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Women and endurance running part two: nutrition for female athletes

Dr. Stacy Sims explains how nutrition needs differ for women, and how they can eat to fuel performance and maximize health

Young girl eating a oatmeal with berries after a workout . Fitness and healthy lifestyle concept.

Last week we spoke with researcher, entrepreneur, recreational athlete and scientist Dr. Stacy Sims about female physiology and how women can work with their menstrual cycles to improve their training and become better athletes. This week, Sims is back to talk about nutrition for female runners and how they can fuel for health and performance.

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Nutrition for female athletes: fuelling your run

“The big rock for women is to fuel for, and recover from, their training,” says Sims.

She explains many women still carry the “calories in, calories out” mindset of the 1980’s, which leads them to do things like fasted training and delaying recovery to burn more calories and lose weight. Sims says that from a physiological standpoint, we know this doesn’t work. In fact, it has the opposite effect — it down-regulates your resting metabolic rate (i.e. your metabolism slows down) and can actually make you put on weight. She emphasizes that women should be fuelling for and from their training.

“Like I’ve said before, you don’t get fitter while you’re exercising, you get fitter from the recovery,” she says, “and if you don’t give your body fuel to recover, it’s pointless to go out and train.”

When it comes to some of the trendy diets that are popular right now (think Paleo, Keto, etc.), Sims explains there’s a reason they often work better for men than women, and it comes down, yet again, to our physiology. She says men have one area in the hypothalamus in their brains that are sensitive to calories and nutrients, while women have two. This makes women far more sensitive to calorie and nutrient status because biologically, women are supposed to reproduce. Without adequate calories and carbohydrates, it downturns several systems in the body, which affects the menstrual cycle. This leads to an increase in body fat and menstrual cycle dysfunction.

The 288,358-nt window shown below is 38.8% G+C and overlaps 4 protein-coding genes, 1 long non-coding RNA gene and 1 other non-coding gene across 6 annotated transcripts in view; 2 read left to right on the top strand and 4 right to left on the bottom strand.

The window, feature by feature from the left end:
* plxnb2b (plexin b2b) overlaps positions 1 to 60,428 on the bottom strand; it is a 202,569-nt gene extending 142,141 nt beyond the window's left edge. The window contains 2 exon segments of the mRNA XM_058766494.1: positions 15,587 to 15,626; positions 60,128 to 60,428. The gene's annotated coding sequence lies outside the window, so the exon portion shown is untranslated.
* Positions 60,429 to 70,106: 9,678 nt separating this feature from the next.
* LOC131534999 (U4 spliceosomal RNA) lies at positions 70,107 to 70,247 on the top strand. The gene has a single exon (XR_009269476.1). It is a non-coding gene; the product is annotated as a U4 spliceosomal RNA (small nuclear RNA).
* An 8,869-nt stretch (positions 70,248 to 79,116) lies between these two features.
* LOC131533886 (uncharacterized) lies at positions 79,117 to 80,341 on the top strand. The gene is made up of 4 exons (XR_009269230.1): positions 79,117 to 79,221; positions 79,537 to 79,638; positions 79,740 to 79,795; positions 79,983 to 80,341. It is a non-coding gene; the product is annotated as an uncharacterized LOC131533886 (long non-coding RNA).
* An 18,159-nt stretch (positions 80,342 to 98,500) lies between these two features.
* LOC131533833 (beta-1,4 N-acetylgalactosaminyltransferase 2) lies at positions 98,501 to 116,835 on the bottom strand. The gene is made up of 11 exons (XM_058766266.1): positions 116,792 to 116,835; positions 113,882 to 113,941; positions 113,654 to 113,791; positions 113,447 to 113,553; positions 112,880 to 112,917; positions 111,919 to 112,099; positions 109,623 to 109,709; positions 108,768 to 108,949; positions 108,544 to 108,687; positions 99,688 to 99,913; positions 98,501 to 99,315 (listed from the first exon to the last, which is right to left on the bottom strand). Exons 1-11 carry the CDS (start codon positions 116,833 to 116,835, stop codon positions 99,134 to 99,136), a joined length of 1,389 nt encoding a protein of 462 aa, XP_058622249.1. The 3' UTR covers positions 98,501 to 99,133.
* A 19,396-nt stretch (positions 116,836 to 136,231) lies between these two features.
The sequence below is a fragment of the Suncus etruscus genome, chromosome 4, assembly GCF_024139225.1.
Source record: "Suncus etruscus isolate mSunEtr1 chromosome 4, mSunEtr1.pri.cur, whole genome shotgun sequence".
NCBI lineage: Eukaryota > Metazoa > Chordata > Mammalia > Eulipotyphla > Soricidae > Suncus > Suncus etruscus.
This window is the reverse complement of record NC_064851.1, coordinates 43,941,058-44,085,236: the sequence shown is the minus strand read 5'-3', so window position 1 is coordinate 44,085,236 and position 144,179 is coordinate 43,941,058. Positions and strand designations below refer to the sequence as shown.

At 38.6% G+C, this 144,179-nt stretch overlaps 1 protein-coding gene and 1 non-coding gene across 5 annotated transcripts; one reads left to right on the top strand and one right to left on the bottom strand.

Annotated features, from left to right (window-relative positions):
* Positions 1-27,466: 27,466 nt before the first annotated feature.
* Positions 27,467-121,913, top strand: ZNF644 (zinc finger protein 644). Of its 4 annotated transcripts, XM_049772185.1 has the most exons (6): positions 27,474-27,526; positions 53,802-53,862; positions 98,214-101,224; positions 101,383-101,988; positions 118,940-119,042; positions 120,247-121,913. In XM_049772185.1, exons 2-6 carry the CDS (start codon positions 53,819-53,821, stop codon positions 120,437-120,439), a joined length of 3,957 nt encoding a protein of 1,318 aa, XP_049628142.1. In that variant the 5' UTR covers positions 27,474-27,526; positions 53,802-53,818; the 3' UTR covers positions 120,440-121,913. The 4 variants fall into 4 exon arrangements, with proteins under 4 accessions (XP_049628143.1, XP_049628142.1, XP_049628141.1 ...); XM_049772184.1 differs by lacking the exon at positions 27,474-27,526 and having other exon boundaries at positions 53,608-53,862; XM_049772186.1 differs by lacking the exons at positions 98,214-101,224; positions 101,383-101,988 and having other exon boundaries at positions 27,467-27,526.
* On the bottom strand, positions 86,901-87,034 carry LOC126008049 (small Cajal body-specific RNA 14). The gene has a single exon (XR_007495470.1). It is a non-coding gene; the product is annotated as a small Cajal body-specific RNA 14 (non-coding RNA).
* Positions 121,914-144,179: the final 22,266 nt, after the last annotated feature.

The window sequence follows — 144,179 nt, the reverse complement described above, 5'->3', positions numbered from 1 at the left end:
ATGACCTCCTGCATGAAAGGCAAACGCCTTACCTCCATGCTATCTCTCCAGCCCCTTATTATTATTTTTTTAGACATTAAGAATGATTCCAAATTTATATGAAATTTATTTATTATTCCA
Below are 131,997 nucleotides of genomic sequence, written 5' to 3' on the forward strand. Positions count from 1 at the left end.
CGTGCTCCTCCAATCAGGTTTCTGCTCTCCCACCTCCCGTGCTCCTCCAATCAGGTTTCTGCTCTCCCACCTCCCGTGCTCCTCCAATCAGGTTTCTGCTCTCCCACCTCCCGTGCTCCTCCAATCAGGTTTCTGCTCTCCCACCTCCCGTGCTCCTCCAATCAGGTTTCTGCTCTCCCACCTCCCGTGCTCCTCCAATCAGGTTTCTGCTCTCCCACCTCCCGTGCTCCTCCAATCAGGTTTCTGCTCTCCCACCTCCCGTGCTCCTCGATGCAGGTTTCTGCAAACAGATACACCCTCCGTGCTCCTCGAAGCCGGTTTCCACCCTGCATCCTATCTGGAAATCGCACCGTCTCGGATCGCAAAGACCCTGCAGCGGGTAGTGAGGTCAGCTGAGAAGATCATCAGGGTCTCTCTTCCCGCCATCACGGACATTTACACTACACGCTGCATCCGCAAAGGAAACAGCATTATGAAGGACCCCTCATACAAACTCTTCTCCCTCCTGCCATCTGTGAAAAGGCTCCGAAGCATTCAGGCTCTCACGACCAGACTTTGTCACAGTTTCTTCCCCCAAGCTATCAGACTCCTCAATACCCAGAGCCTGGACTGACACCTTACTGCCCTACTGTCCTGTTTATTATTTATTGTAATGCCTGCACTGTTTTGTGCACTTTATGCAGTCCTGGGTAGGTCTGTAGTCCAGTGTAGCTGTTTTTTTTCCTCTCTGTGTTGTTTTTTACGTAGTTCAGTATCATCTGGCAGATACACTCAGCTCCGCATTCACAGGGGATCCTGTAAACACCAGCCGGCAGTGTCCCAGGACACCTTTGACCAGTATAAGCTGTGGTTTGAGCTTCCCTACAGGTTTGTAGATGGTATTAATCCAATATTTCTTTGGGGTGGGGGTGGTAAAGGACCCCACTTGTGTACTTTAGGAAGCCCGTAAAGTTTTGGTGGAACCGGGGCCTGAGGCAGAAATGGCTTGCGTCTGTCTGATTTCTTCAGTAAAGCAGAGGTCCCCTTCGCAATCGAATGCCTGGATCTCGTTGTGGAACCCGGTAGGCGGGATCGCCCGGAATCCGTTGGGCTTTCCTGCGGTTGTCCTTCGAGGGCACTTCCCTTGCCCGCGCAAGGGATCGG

Should women do fasted training?

When asked if women should ever train in a fasted state, Sims’ response was an emphatic no. The idea, she says, behind fasted training is to increase the body’s ability to use fat for fuel, but women’s bodies are already very good at doing that. During exercise, female bodies preferentially use fat and protein as a fuel source, while men preferentially use carbohydrates. Because of this, fasted training in women increases cortisol levels, causing a cascade of poor adaptation, fatigue, depression, anxiety and build-up of body fat.

This doesn’t mean you need to have a full meal three to four hours before your run. Particularly for those who prefer to do their training first thing in the morning, Sims says something small like half a banana, a piece of toast or a protein-fortified coffee is all you need to bring your blood sugar up and decrease your cortisol levels. Once you complete your run or training session, that’s when your post-workout meal becomes important to kick-start the recovery process.

Sims recommends women concentrate their carbohydrates around their training, and to ensure they’re eating protein with a bit of carbohydrate throughout the rest of the day. For women following vegetarian or vegan diets, however, she encourages them to stay away from soy. From a supplement standpoint, she recommends pea isolate as a better substitute because it has a good amino acid profile and also provides some fibre and other nutrients.

How do women’s hydration needs differ from men’s?

Women’s hydration needs change throughout their cycles. In most cases, women will finish a run or race with similar or lower blood sodium levels than when they started, but when they’re in the high hormone phase they kick out more total body sodium. Their threshold for that also adjusts, which means during that time, women will need to remind themselves to drink, because their thirst sensation changes. Sims explains that men can rely on thirst cues because they can afford to lose more body water, but women shouldn’t.

“When it comes to hydration, women need to dial it in according to menstrual cycle phase, and not rely so much on thirst,” she says.

After a run or workout, Sims recommends slow rehydrating, rather than gulping a bunch of water down, especially during that high-hormone phase when dehydration is more of an issue. She also suggests rather than plain water or a traditional sports drink, women use one of the new functional hydration products. These are lower in carbohydrate (too much will sit in your stomach and dehydrate you further) and higher in electrolytes. For a lower-intensity workout, she suggests simply adding a bit of maple syrup and a dash of salt to your water.

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